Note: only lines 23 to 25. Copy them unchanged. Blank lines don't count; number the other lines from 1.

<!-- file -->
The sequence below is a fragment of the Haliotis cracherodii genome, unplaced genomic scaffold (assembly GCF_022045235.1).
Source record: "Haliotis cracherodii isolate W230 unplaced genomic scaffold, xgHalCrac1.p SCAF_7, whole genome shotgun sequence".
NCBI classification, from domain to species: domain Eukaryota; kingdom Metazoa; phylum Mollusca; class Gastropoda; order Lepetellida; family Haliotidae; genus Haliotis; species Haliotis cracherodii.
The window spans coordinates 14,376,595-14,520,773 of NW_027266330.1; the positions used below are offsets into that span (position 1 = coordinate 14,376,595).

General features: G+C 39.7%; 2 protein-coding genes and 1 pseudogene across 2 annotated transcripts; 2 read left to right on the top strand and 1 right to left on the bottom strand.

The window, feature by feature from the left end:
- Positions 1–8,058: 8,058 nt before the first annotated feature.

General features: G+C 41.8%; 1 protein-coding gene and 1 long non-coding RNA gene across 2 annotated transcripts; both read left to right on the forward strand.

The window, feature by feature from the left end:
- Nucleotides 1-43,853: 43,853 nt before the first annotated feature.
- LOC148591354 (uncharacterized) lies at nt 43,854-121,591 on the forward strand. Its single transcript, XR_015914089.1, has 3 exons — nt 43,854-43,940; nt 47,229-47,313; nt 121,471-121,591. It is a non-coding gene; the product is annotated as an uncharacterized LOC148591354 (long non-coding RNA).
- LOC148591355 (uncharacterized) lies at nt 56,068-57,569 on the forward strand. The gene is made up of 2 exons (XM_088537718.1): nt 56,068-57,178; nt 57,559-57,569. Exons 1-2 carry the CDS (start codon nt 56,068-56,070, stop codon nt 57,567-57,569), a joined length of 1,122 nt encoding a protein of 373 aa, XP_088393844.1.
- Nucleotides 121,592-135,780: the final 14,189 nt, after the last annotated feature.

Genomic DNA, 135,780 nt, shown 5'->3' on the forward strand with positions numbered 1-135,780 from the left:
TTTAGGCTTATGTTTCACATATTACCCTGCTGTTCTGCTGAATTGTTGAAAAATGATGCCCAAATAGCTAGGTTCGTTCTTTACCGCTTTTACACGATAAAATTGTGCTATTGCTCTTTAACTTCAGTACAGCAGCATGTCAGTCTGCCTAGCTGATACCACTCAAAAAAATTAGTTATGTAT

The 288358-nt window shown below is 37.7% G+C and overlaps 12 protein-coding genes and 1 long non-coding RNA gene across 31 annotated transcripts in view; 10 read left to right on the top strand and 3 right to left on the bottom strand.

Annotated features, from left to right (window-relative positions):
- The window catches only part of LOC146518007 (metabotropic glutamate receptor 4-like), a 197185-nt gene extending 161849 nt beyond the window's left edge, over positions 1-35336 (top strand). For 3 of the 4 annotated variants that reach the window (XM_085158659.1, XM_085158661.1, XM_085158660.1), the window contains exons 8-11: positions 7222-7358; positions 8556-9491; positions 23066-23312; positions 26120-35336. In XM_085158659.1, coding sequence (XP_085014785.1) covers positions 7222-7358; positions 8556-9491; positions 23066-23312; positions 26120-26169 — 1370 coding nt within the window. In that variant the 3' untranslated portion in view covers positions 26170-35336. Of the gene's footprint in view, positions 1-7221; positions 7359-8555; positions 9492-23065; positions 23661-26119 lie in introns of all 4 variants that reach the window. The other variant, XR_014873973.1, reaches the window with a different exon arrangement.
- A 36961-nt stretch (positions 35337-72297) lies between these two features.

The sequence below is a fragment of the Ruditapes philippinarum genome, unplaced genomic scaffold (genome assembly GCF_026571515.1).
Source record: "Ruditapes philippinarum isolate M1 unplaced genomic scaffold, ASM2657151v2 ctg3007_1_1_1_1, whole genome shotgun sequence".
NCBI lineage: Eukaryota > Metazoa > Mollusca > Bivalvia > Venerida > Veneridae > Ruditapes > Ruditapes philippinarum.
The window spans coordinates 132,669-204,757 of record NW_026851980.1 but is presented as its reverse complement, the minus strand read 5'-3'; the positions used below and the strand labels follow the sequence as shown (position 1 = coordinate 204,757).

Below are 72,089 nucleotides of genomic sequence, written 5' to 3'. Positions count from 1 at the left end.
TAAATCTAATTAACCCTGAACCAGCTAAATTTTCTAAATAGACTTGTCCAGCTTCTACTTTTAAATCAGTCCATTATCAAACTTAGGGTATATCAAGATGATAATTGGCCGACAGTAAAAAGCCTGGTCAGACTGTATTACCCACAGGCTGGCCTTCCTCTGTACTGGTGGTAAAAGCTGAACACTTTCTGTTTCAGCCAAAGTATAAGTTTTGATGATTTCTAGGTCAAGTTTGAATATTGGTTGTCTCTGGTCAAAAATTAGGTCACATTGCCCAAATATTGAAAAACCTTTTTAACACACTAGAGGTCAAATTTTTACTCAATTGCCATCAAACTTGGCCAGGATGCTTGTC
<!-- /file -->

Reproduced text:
The window spans coordinates 132,669-204,757 of record NW_026851980.1 but is presented as its reverse complement, the minus strand read 5'-3'; the positions used below and the strand labels follow the sequence as shown (position 1 = coordinate 204,757).

Below are 72,089 nucleotides of genomic sequence, written 5' to 3'. Positions count from 1 at the left end.
TAAATCTAATTAACCCTGAACCAGCTAAATTTTCTAAATAGACTTGTCCAGCTTCTACTTTTAAATCAGTCCATTATCAAACTTAGGGTATATCAAGATGATAATTGGCCGACAGTAAAAAGCCTGGTCAGACTGTATTACCCACAGGCTGGCCTTCCTCTGTACTGGTGGTAAAAGCTGAACACTTTCTGTTTCAGCCAAAGTATAAGTTTTGATGATTTCTAGGTCAAGTTTGAATATTGGTTGTCTCTGGTCAAAAATTAGGTCACATTGCCCAAATATTGAAAAACCTTTTTAACACACTAGAGGTCAAATTTTTACTCAATTGCCATCAAACTTGGCCAGGATGCTTGTC